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Sydney to plant 700 new street trees annually to green the city

Greening Sydney 2030 sets the directions, targets and actions for all aspects of greening, including canopy targets and innovative plans to increase green roofs and walls and streetscape gardening.

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Tree-lined Chippendale Street. Photograph: Mark Metcalfe, City of Sydney
Tree-lined Chippendale Street. Photograph: Mark Metcalfe, City of Sydney

The City of Sydney has announced plans to plant 700 new street trees annually and aims to cover two-fifths of the city in greenery by 2050.

 

Greening Sydney 2030 sets the directions, targets and actions for all aspects of greening, including canopy targets and innovative plans to increase green roofs and walls and streetscape gardening.

 

 

Greening strategy

 

The plan aims to build on the achievements of the City’s first greening strategy, Greening Sydney 2012, which, reportedly, made the City one of the only Councils in the country to increase its canopy cover over the past decade.

 

“We’re in the middle of a climate crisis and we are already experiencing its impacts. Dangerous heatwaves are arriving earlier, are hotter and last longer. Our city must adapt to the changing climate and increase its resilience to the likely impacts,” said Clover Moore, lord mayor of Sydney.

 

“Trees and other urban greenery are as essential as roads and broadband internet. Effective and extensive canopy cover can reduce temperatures on the ground by up to 10 degrees.”

“Trees and other urban greenery are as essential as roads and broadband internet. Effective and extensive canopy cover can reduce temperatures on the ground by up to 10 degrees”

She continued: “We have developed this strategy to re-affirm and extend our commitment to providing a greener, cooler, calmer and more resilient City. We have set ambitious targets and will work to ensure 40 per cent of the city’s footprint is covered with greenery by 2050.”

 

The City has a proposed budget of $377m on greening, including the development and renewal of existing parks and open spaces, across the city over the next 10 years.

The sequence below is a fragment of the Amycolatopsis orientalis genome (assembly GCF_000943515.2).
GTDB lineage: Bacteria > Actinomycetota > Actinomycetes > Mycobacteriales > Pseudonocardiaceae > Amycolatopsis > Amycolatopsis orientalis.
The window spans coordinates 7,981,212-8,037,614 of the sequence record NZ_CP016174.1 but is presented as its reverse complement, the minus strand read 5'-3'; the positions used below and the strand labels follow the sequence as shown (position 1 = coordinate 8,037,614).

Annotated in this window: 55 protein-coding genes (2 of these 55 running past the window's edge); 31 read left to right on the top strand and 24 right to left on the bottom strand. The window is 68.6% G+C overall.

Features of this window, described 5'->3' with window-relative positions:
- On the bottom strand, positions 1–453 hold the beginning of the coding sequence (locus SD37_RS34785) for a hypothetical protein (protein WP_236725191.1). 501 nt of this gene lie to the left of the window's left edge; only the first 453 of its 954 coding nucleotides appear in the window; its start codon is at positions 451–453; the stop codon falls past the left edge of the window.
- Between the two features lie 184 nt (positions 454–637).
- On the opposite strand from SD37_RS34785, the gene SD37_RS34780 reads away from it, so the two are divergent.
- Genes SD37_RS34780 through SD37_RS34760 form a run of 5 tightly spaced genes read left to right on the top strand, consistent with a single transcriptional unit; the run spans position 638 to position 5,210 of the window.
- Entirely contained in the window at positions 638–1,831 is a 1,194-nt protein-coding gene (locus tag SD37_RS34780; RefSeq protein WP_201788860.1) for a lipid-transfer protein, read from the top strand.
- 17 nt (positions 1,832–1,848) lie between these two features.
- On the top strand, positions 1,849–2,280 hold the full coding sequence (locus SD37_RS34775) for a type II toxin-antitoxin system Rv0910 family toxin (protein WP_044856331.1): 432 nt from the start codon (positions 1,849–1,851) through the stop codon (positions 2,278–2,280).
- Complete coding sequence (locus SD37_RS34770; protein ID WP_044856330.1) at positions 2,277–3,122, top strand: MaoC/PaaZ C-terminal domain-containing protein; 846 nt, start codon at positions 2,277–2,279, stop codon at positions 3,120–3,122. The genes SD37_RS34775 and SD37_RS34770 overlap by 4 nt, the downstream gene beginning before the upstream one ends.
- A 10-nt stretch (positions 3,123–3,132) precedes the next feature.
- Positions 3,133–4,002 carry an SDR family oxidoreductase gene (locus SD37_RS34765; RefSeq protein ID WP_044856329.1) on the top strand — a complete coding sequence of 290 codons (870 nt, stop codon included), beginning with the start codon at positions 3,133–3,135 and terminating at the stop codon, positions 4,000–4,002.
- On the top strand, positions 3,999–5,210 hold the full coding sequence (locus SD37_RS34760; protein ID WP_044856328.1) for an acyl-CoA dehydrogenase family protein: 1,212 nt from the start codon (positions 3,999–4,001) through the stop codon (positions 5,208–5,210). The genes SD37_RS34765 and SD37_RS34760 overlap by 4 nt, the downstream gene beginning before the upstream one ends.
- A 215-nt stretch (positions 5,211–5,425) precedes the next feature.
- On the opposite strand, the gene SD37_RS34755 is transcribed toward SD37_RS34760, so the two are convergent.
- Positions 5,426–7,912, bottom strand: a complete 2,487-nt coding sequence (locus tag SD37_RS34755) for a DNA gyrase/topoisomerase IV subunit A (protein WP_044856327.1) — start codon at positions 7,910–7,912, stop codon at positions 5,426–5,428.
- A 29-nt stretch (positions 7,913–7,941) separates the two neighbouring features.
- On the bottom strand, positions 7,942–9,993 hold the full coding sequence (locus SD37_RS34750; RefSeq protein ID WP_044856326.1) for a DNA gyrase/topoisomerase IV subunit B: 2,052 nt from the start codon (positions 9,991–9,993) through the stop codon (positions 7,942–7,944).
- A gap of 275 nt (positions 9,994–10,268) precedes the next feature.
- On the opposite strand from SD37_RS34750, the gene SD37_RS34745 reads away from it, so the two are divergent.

New canopy and greenery targets:

  • 23 per cent canopy cover by 2030
  • 27 per cent canopy cover by 2050
  • 40 per cent vegetation and green cover across the city by 2050
  • The creation of greener buildings, with all public and privately-owned properties providing 28 per cent of green cover, including 20 per cent tree cover
  • At least 700 new street trees planted across the city local area every year, for the next 10 years.
Showing how residential area canopy cover will look. Image: City of Sydney
Showing how residential area canopy cover will look. Image: City of Sydney

 

To achieve these targets, Greening Sydney 2030 sets out 20 priority actions, including:

  • Green laneways, roofs and walls: across the city, there is 38.3 hectares of narrow streets classified as laneways. Laneways are often under used and unappreciated. The City will review the various design and usage issues to identify laneway greening projects or programs that are most easily provided. It will also gradually amend planning controls to increase the adoption and use of green roofs in new developments, and retrofitted onto existing buildings where possible
  • Indigenous ecological knowledge: the City will work with the local Aboriginal community to identify cultural and practical principles to that should be considered when designing new spaces, or that can help integrate people with nature
  • Community participation: the City will continue to encourage participation in greening activities. This includes supporting education programmes on the importance of greening the urban environment and citizen science programmes, along with championing community gardens, the Sydney City Farm, bushcare and landcare groups, and footpath gardening projects.
  • Equitable access: to distribute greening fairly across the local government area so that everyone shares the benefits provided by greening. Research outlines 30 per cent canopy cover, within an area of around 1.6 kilometres, provides key heat and health benefits. Analysis of each individual site in the city (street, park and property) has been undertaken to confirm the extent of greening and canopy cover distribution. This data-driven research will be used to ensure fair access to greenery is prioritised and to invest in areas that need it the most.

In the past 10 years, the City reports a 23 per cent increase in canopy cover, a 13 per cent increase in parks and green spaces, a 180 per cent increase in expanded and restored native bushland, and 23 community and verge gardens established across the city.

 

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